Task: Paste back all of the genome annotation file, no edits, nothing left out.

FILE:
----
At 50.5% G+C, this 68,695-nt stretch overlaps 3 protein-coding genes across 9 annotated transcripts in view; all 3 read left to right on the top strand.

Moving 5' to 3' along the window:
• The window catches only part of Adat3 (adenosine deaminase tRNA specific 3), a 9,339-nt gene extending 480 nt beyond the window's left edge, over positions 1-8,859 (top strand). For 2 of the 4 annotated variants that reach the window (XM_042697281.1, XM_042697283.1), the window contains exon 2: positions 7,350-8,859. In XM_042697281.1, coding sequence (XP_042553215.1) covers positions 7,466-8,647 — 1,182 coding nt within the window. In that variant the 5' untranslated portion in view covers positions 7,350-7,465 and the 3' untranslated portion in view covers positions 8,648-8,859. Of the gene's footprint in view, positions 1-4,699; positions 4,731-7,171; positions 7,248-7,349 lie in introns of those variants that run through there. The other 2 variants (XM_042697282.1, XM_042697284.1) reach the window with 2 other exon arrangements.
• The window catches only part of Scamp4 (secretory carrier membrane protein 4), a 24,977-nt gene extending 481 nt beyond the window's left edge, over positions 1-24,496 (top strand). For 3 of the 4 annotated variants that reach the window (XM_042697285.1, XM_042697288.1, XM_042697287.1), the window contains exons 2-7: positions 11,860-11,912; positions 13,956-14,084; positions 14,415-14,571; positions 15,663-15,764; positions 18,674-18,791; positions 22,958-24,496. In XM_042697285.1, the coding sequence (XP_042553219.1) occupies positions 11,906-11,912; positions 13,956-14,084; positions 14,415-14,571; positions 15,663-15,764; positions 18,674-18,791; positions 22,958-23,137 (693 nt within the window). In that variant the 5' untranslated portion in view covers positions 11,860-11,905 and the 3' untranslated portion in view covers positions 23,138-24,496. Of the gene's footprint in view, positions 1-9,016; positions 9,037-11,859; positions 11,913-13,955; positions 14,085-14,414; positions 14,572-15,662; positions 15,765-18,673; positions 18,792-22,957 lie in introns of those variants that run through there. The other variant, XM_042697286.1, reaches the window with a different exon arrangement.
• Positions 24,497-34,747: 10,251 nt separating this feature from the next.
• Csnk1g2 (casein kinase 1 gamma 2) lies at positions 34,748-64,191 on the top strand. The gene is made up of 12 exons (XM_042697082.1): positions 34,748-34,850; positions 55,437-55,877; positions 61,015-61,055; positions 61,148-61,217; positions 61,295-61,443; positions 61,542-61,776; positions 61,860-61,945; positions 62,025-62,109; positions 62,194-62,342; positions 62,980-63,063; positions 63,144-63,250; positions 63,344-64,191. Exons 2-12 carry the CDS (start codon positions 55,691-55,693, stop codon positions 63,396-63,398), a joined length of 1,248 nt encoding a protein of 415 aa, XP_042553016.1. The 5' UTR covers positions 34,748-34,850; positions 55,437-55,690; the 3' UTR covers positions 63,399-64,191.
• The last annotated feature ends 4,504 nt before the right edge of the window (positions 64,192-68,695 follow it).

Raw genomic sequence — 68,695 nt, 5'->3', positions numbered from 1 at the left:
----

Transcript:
At 50.5% G+C, this 68,695-nt stretch overlaps 3 protein-coding genes across 9 annotated transcripts in view; all 3 read left to right on the top strand.

Moving 5' to 3' along the window:
• The window catches only part of Adat3 (adenosine deaminase tRNA specific 3), a 9,339-nt gene extending 480 nt beyond the window's left edge, over positions 1-8,859 (top strand). For 2 of the 4 annotated variants that reach the window (XM_042697281.1, XM_042697283.1), the window contains exon 2: positions 7,350-8,859. In XM_042697281.1, coding sequence (XP_042553215.1) covers positions 7,466-8,647 — 1,182 coding nt within the window. In that variant the 5' untranslated portion in view covers positions 7,350-7,465 and the 3' untranslated portion in view covers positions 8,648-8,859. Of the gene's footprint in view, positions 1-4,699; positions 4,731-7,171; positions 7,248-7,349 lie in introns of those variants that run through there. The other 2 variants (XM_042697282.1, XM_042697284.1) reach the window with 2 other exon arrangements.
• The window catches only part of Scamp4 (secretory carrier membrane protein 4), a 24,977-nt gene extending 481 nt beyond the window's left edge, over positions 1-24,496 (top strand). For 3 of the 4 annotated variants that reach the window (XM_042697285.1, XM_042697288.1, XM_042697287.1), the window contains exons 2-7: positions 11,860-11,912; positions 13,956-14,084; positions 14,415-14,571; positions 15,663-15,764; positions 18,674-18,791; positions 22,958-24,496. In XM_042697285.1, the coding sequence (XP_042553219.1) occupies positions 11,906-11,912; positions 13,956-14,084; positions 14,415-14,571; positions 15,663-15,764; positions 18,674-18,791; positions 22,958-23,137 (693 nt within the window). In that variant the 5' untranslated portion in view covers positions 11,860-11,905 and the 3' untranslated portion in view covers positions 23,138-24,496. Of the gene's footprint in view, positions 1-9,016; positions 9,037-11,859; positions 11,913-13,955; positions 14,085-14,414; positions 14,572-15,662; positions 15,765-18,673; positions 18,792-22,957 lie in introns of those variants that run through there. The other variant, XM_042697286.1, reaches the window with a different exon arrangement.
• Positions 24,497-34,747: 10,251 nt separating this feature from the next.
• Csnk1g2 (casein kinase 1 gamma 2) lies at positions 34,748-64,191 on the top strand. The gene is made up of 12 exons (XM_042697082.1): positions 34,748-34,850; positions 55,437-55,877; positions 61,015-61,055; positions 61,148-61,217; positions 61,295-61,443; positions 61,542-61,776; positions 61,860-61,945; positions 62,025-62,109; positions 62,194-62,342; positions 62,980-63,063; positions 63,144-63,250; positions 63,344-64,191. Exons 2-12 carry the CDS (start codon positions 55,691-55,693, stop codon positions 63,396-63,398), a joined length of 1,248 nt encoding a protein of 415 aa, XP_042553016.1. The 5' UTR covers positions 34,748-34,850; positions 55,437-55,690; the 3' UTR covers positions 63,399-64,191.
• The last annotated feature ends 4,504 nt before the right edge of the window (positions 64,192-68,695 follow it).

Raw genomic sequence — 68,695 nt, 5'->3', positions numbered from 1 at the left: